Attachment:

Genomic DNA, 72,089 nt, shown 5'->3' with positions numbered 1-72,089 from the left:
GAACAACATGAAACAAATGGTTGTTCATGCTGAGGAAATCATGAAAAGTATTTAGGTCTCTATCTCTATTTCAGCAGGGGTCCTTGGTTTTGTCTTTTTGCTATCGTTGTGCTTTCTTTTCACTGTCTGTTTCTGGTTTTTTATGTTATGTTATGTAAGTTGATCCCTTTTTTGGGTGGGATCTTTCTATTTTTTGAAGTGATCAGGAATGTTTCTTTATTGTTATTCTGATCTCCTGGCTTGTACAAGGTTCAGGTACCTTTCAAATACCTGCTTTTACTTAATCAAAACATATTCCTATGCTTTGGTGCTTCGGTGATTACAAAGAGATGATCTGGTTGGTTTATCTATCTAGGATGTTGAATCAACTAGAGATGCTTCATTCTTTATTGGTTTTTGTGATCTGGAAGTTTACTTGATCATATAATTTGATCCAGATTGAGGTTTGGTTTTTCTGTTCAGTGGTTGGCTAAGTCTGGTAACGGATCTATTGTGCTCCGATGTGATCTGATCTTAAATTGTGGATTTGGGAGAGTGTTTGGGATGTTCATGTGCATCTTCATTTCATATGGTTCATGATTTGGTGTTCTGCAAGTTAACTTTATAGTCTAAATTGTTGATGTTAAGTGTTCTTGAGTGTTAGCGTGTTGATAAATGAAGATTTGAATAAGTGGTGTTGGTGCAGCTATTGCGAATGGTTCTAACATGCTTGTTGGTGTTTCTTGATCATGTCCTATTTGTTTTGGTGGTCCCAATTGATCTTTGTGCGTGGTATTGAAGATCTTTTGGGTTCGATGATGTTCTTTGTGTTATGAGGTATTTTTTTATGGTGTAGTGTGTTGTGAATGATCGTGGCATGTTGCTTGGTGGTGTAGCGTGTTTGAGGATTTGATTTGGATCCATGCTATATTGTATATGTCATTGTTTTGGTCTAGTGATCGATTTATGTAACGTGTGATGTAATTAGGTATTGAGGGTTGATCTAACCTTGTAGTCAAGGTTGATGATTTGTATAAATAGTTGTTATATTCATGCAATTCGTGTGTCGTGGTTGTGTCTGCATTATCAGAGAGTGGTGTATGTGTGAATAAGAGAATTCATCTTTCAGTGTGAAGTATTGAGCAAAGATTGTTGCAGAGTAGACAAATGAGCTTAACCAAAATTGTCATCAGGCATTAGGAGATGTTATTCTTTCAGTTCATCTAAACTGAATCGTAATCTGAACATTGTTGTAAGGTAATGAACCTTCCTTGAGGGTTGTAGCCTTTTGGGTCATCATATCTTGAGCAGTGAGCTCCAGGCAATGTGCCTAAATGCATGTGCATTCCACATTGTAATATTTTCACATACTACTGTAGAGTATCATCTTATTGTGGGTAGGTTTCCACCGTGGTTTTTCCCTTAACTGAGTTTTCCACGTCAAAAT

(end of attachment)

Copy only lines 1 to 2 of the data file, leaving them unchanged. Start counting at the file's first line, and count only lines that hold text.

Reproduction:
Genomic DNA, 72,089 nt, shown 5'->3' with positions numbered 1-72,089 from the left:
GAACAACATGAAACAAATGGTTGTTCATGCTGAGGAAATCATGAAAAGTATTTAGGTCTCTATCTCTATTTCAGCAGGGGTCCTTGGTTTTGTCTTTTTGCTATCGTTGTGCTTTCTTTTCACTGTCTGTTTCTGGTTTTTTATGTTATGTTATGTAAGTTGATCCCTTTTTTGGGTGGGATCTTTCTATTTTTTGAAGTGATCAGGAATGTTTCTTTATTGTTATTCTGATCTCCTGGCTTGTACAAGGTTCAGGTACCTTTCAAATACCTGCTTTTACTTAATCAAAACATATTCCTATGCTTTGGTGCTTCGGTGATTACAAAGAGATGATCTGGTTGGTTTATCTATCTAGGATGTTGAATCAACTAGAGATGCTTCATTCTTTATTGGTTTTTGTGATCTGGAAGTTTACTTGATCATATAATTTGATCCAGATTGAGGTTTGGTTTTTCTGTTCAGTGGTTGGCTAAGTCTGGTAACGGATCTATTGTGCTCCGATGTGATCTGATCTTAAATTGTGGATTTGGGAGAGTGTTTGGGATGTTCATGTGCATCTTCATTTCATATGGTTCATGATTTGGTGTTCTGCAAGTTAACTTTATAGTCTAAATTGTTGATGTTAAGTGTTCTTGAGTGTTAGCGTGTTGATAAATGAAGATTTGAATAAGTGGTGTTGGTGCAGCTATTGCGAATGGTTCTAACATGCTTGTTGGTGTTTCTTGATCATGTCCTATTTGTTTTGGTGGTCCCAATTGATCTTTGTGCGTGGTATTGAAGATCTTTTGGGTTCGATGATGTTCTTTGTGTTATGAGGTATTTTTTTATGGTGTAGTGTGTTGTGAATGATCGTGGCATGTTGCTTGGTGGTGTAGCGTGTTTGAGGATTTGATTTGGATCCATGCTATATTGTATATGTCATTGTTTTGGTCTAGTGATCGATTTATGTAACGTGTGATGTAATTAGGTATTGAGGGTTGATCTAACCTTGTAGTCAAGGTTGATGATTTGTATAAATAGTTGTTATATTCATGCAATTCGTGTGTCGTGGTTGTGTCTGCATTATCAGAGAGTGGTGTATGTGTGAATAAGAGAATTCATCTTTCAGTGTGAAGTATTGAGCAAAGATTGTTGCAGAGTAGACAAATGAGCTTAACCAAAATTGTCATCAGGCATTAGGAGATGTTATTCTTTCAGTTCATCTAAACTGAATCGTAATCTGAACATTGTTGTAAGGTAATGAACCTTCCTTGAGGGTTGTAGCCTTTTGGGTCATCATATCTTGAGCAGTGAGCTCCAGGCAATGTGCCTAAATGCATGTGCATTCCACATTGTAATATTTTCACATACTACTGTAGAGTATCATCTTATTGTGGGTAGGTTTCCACCGTGGTTTTTCCCTTAACTGAGTTTTCCACGTCAAAAT